There’s never been anything I couldn’t mentally do.
And then a few weeks ago I found myself standing atop an 18-storey hotel sobbing into my tour guide’s chest.
Yeah, I’m a wimp. Wanna fight about it? I’m only beginning to understand this, turns out. I’ve ridden my high horse from Vancouver to Peru this past year, conquering fears while rock climbing on cliff faces and inside gyms, and generally laughing in death’s face while being tossed around white-water rapids in a dinghy.
I’ve always said it’s not the height that freaks me when flying, but the lack of control. I have fear of equipment malfunction, or something. A complete lack of faith.
But I’ve always just done it.
That day, I found myself on top of the Tryp Quebec Hotel PUR, with the opportunity to décalade down the side of the hotel. It SOUNDS like rappelling, but it’s not: you’re actually facing the ground, and your body is fully extended.
I figured I’d calm down after being all geared up.
I went through my own safety demonstration with the guides. I crowded around the edge of the hotel roof. One-by-one, volunteers began making their way down the side. Even the big, burly men were clearly terrified: they sat on the edge of that roof trying to slide their feet forward but being unable to take their eyes off the bottom. One-by-one, they all made their way down.
People on the rooftop of other buildings took pictures. Folks in the streets paused to watch. And those brave souls just walked straight down the side of that hotel like it was nothin’.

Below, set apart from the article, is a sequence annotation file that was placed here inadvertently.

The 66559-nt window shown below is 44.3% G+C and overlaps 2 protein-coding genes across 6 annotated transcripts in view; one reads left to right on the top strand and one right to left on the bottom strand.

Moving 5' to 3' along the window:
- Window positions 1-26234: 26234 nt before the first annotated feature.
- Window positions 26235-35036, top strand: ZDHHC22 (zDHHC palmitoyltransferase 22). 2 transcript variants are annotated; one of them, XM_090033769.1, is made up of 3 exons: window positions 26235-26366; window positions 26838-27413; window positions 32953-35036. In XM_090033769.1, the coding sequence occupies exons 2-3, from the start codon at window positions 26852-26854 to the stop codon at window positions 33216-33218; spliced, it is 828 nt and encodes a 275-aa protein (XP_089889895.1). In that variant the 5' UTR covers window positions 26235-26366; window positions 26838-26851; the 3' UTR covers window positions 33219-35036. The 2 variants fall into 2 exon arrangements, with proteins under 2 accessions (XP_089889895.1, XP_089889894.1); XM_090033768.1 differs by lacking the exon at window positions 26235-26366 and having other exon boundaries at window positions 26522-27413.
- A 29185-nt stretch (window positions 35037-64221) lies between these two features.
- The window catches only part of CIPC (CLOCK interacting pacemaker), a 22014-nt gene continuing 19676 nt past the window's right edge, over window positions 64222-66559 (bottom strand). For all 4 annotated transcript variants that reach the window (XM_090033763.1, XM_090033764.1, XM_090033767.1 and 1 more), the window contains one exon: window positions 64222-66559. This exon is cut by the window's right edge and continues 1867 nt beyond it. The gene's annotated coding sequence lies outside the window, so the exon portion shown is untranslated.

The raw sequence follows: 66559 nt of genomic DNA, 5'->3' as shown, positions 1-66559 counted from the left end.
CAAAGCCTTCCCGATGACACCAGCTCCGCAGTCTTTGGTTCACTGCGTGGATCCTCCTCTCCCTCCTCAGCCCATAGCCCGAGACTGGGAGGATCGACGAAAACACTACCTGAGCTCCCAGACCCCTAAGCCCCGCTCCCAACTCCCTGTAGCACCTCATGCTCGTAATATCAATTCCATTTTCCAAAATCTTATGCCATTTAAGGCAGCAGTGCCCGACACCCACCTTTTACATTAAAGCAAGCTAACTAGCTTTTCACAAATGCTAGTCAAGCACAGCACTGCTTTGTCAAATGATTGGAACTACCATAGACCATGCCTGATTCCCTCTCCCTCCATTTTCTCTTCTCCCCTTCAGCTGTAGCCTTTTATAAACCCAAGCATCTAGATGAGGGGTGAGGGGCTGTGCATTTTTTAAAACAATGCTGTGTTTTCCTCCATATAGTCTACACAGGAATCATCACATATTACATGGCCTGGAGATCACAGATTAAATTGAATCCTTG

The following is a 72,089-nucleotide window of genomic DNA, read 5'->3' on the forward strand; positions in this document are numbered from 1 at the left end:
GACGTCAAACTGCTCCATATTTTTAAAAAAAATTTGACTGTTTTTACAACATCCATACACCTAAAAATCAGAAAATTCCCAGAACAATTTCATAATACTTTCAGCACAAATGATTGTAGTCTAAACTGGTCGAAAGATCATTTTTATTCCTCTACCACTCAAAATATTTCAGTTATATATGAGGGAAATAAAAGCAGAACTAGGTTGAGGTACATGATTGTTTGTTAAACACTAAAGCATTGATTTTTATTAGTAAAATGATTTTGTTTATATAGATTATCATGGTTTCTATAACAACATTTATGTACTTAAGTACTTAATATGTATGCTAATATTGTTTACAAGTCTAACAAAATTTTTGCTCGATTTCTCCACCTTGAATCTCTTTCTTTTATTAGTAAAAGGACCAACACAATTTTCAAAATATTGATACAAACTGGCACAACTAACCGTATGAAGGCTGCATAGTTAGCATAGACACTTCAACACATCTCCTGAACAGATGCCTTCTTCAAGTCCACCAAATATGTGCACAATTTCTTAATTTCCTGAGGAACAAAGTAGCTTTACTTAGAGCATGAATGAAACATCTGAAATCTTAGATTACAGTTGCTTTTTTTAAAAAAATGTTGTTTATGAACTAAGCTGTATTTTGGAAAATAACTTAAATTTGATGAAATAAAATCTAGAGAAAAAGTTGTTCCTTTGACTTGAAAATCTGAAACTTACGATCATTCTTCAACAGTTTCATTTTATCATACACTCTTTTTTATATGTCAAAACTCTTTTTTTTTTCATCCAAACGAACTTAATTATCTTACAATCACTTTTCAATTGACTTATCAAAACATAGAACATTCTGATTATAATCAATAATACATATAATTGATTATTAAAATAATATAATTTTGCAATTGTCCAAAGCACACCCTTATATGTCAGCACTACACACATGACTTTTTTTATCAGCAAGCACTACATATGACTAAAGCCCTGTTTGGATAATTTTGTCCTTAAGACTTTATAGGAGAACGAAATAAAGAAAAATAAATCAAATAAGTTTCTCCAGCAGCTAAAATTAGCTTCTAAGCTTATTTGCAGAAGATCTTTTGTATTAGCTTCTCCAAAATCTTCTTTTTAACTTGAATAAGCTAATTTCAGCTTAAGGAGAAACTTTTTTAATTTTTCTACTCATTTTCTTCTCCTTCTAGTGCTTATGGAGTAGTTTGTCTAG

I wasn’t the only one crying. The only difference is that I freaking lost it, and could not control the sobs coming out of my mouth. I stood up there for hours trying to gather myself, while some of the group even came back for thirds…and FOURTHS! Their big grins and ecstatic energy told me what I was missing out on.
One friendly guide in particular walked me through the procedure THREE TIMES to explain how the gear held up. They hugged me, reassured me, and were generally AMAZING about the whole thing. And finally when they strapped me in and pushed me to the edge of the hotel, and I dangled my boots over the side, I was gripped with the most blind panic I’ve ever felt in my life.
NO NO NO NO NO! I just kept it saying over and over again, until the guide eased me back off the roof. I unhooked, ditched my gear, and ran to my hotel room without evening saying “SEE YA!” to my awesome guides.
Damn, you guys. I totally failed. Will I deal with it next time? Will there be a next time? Who knows. I’m okay with being a pansy though, even if I missed that adrenaline rush.
Thanks to the décalade team for being so freaking awesome! And for patiently dealing with my whining. And for all the hugs. I loved the hugs.
Despite my wimpiness, if you ever get a chance to do something like this, FREAKING DO IT. Then call me up and laugh in my face. I’m okay with it.